By ROBERT TALARCZYK
It was a perfect Saturday flying day: Full sun, spacious cumulus clouds framed in blue, with light wind down the runway and 60°.
It was the first time out of my photography studio to take aircraft images since the start of the pandemic over a year ago. The plan was to rendezvous with the Mid-Atlantic Chapter of the Short Wing Piper Club at Smoketown Airport (S37) in Lancaster County, Pennsylvania, for lunch.
The chapter includes aircraft ranging from the PA-15/17 Vagabond, P-16 Clipper, PA-20 Pacer, PA-22 Tri-Pacer, PA-22-108 Colt, and PA-22/22 conversions.
The turnout was small, but that’s OK, as the quality and nostalgia were excellent with COVID restrictions in place.
Even as a child, I loved this airport and continue to love it as much now as I did then: One runway, beautiful green grass, neat hangars, no fences, and a peaceful landscape.
This lovely little airport is smack dab in the middle of Lancaster County, surrounded by pristine Amish farms that raise corn, tobacco, hay, and dairy cattle. True to the Amish ways, the farms’ fields are worked with teams of horses and donkeys.
A trip to Smoketown Airport is like going back in time: “The Way General Aviation Used to Be.” There is nothing like seeing pristine late 1940s to 1960s fabric-covered aircraft and hearing the roar of their engines.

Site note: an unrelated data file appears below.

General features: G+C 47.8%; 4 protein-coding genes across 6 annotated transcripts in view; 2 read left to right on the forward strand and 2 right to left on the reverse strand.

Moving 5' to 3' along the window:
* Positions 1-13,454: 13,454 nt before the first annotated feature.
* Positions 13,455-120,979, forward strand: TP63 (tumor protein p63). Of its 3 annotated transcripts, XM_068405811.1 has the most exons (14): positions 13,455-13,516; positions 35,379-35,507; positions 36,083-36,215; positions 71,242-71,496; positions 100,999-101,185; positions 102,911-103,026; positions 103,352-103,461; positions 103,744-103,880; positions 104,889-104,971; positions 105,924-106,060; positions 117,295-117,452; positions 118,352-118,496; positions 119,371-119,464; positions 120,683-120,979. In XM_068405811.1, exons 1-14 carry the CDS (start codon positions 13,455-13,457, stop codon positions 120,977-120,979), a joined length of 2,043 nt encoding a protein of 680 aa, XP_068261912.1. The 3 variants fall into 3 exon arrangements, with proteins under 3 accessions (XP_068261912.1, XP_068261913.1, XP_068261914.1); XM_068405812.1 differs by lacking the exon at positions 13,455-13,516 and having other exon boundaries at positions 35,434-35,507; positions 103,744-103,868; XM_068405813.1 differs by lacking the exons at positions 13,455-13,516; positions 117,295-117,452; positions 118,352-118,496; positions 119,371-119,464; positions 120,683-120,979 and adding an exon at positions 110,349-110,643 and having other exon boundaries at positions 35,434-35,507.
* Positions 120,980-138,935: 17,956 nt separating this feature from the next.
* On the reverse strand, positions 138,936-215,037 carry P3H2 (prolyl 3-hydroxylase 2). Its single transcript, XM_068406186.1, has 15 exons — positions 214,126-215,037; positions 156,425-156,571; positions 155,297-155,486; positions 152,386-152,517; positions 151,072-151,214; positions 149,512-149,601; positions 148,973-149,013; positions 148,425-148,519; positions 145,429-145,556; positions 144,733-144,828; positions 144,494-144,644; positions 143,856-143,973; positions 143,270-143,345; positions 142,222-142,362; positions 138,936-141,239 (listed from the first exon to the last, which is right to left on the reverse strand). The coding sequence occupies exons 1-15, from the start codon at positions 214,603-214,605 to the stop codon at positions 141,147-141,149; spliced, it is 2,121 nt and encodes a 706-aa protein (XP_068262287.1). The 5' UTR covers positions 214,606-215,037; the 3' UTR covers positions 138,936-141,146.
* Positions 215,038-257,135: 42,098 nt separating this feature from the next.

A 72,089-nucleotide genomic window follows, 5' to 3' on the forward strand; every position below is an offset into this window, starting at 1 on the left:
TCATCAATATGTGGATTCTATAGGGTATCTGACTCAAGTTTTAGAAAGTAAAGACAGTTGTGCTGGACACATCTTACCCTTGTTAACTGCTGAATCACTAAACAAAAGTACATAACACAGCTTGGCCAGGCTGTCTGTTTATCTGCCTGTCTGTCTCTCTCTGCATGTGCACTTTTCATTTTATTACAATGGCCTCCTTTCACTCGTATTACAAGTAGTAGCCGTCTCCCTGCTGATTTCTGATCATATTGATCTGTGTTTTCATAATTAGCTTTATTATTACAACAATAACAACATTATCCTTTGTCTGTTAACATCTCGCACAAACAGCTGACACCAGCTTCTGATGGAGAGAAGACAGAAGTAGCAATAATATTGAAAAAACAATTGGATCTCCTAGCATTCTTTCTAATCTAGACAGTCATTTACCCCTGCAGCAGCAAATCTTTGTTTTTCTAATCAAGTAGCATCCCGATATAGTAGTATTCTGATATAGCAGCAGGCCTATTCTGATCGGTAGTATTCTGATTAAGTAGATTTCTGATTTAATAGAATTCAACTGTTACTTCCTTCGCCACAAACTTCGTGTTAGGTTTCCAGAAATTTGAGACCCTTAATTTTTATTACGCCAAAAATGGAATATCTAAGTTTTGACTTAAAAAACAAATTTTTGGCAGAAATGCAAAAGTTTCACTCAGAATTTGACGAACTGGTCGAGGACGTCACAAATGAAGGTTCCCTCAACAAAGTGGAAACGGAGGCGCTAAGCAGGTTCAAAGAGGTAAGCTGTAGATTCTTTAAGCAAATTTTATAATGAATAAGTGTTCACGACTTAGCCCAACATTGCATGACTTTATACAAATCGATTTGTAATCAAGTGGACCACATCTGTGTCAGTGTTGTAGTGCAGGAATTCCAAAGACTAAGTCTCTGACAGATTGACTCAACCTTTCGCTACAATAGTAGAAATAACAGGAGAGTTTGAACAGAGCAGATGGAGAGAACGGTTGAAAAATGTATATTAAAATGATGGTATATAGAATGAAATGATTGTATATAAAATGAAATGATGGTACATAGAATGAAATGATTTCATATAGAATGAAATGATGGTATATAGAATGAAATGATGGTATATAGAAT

For example, in my case, the Piper Tri-Pacer is still a beautiful and forgiving high-wing (clipped) aircraft and an ease to fly. Rudder and ailerons work as one. The planes don’t have toe brakes, just a manual hand brake centered under the instrument panel. The master switch and starter switch are under the pilot seat.
The Tri-Pacer was designed to make it a very difficult aircraft to stall. Next to taildraggers, of all the aircraft I have flown, this is the only vintage high-wing, nose gear aircraft that I enjoy flying.
All things considered…it was a fantastic two hour lunch — even with masks!
Ready to stretch your own wings? The 2021 Short Wing Piper International Convention is slated for June 21-25, 2021, at William T. Piper Memorial Airport (KLHV) in Lock Haven, Pennsylvania, the original home of Piper Aircraft.